PCL notes: Wong, Redbirds soaring

Infielder part of why Triple-A team following parent club's lead

By Chris Jackson / Special to MLB.com | June 17, 2013 6:00 AM ET

Life is pretty good for the St. Louis Cardinals these days.

The big league club has the best record in the Majors, while the farm system is ranked as the best in baseball.

That might just give way to a little hyperbole among the players.

"We're the new Yankees," said Memphis second baseman Kolten Wong, the Cardinals' No. 3 prospect. "We're just stacked with players."

Wong has every right to exude such confidence. He is batting .312 (78-for-250) with five homers, 23 RBIs and 10 stolen bases while typically batting second for the Redbirds.

A first-round Draft pick out of the University of Hawaii in 2011, Wong has made a rapid ascent in the Cardinals system.

"This is probably going to be my third full season (in the Minors)," Wong said. "It's a process that I'm going through right now. The thing is I'm happy that I advanced a level, going from Double-A to Triple-A. You can't be too mad about being at Triple-A at my age."

Wong is just 22, an age when most people are graduating from college and just starting their careers. Wong's career now has him facing some veteran arms which he said can only benefit him.

"It's been a really big learning experience," Wong said. "I've gotten the chance to face big league pitchers like (Chris) Capuano (on Friday). Some guys who have been in this league for a long time, their one goal is to get you out. It's been good, a really good learning experience here so far."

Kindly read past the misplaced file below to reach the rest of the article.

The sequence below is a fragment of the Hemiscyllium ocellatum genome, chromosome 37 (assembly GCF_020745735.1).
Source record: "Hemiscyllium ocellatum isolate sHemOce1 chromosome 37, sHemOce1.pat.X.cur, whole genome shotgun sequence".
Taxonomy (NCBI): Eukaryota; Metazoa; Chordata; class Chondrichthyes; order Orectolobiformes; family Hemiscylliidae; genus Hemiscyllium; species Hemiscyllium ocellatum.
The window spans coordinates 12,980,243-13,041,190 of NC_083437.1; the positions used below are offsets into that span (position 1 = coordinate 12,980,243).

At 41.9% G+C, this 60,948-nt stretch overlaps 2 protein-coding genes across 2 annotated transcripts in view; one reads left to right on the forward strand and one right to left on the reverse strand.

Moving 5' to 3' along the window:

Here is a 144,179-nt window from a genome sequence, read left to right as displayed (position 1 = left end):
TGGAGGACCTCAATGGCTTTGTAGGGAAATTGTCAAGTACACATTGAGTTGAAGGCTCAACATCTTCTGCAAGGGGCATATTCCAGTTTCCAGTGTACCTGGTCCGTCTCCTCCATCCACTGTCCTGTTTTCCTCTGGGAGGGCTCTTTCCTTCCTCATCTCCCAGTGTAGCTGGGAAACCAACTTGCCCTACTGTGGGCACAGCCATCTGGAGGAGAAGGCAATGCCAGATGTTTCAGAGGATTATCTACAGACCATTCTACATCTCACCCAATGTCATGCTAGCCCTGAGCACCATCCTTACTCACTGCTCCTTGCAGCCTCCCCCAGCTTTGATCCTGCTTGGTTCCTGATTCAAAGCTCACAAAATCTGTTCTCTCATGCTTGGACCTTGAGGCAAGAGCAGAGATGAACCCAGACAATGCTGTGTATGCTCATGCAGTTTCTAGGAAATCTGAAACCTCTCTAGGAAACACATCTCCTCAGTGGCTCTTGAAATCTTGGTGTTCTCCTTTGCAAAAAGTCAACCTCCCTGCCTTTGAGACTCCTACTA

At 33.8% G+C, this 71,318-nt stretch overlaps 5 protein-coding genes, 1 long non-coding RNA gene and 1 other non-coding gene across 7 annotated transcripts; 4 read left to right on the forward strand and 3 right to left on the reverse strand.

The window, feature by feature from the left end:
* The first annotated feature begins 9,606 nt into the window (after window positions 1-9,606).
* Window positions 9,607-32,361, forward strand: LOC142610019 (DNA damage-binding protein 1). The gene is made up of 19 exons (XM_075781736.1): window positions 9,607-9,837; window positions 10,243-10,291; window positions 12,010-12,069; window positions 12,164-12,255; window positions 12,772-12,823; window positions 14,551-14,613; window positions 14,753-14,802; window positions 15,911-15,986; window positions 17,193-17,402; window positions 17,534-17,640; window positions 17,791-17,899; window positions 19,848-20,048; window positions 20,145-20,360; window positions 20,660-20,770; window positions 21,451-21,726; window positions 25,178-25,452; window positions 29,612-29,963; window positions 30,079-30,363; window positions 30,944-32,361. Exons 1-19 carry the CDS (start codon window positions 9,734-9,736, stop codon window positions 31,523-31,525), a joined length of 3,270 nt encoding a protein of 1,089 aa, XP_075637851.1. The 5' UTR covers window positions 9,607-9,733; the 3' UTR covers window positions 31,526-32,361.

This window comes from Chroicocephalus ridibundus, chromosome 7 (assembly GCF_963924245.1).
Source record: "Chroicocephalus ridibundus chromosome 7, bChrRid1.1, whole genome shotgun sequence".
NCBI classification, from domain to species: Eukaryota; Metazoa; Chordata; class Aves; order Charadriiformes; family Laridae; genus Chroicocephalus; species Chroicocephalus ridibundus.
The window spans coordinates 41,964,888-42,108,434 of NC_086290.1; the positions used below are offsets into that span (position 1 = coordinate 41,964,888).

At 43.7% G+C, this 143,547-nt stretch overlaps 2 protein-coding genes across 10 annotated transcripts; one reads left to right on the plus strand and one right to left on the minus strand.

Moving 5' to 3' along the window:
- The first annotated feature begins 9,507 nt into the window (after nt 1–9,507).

Wong said going up against pitchers who rely more heavily on off-speed and breaking balls will make him a better hitter.

"I came from Double-A last year where everyone attacked you with their fastball," Wong said. "Everyone was throwing 95 (mph) and above. Coming to this level, it's different, but it's really good so far."

So far, Memphis (35-35) has not had as stellar of a season as its parent club. The Redbirds are in first place in their division, at least, helped along by Wong and a slew of other top prospects, including center fielder Oscar Taveras (No. 1) and right-handers Carlos Martinez (No. 2) and Michael Wacha (No. 4).

"It takes a lot of pressure off all of us because the other team knows that we have so many guys coming up they're not going to try and pitch around you," Wong said. "They're going to come at you just like they come at everyone else. It's good to have those guys behind you."

Wong also got to play the part of proud big brother last week when second baseman Kean Wong was drafted in the fourth round by the Tampa Bay Rays.

"That was awesome," Kolten Wong said. "I was sitting in the clubhouse, I had the phone on blast, listening to the Draft. His name came up. I was really excited. I called my parents, they were excited. He's excited to get going."

In brief

High-flying RedHawk: Oklahoma City right-hander Asher Wojciechowski has been solid since moving up from Double-A. He had given up just three runs in 18 2/3 innings over his last three starts entering Sunday. The Astros' No. 15 prospect has gone 3-2 with a 3.22 ERA in eight starts overall.

Kole in one: Salt Lake outfielder Kole Calhoun has been making up for lost time after missing six weeks due to a broken bone in his wrist. The Angels' No. 5 prospect is hitting .336 (36-for-107) with six home runs and 26 RBIs in 26 games overall this season.

Last prospect standing: With Mets' No. 2 prospect Zack Wheeler expected to be called up any day now, Wilmer Flores will be the last ranked prospect on the Las Vegas roster. Flores, No. 7, has quietly had a nice season for the 51s after moving from third base to second base. He has hit .308 with seven home runs and 52 RBIs.

Chris Jackson is a contributor to MLB.com. This story was not subject to the approval of the National Association of Professional Baseball Leagues or its clubs.

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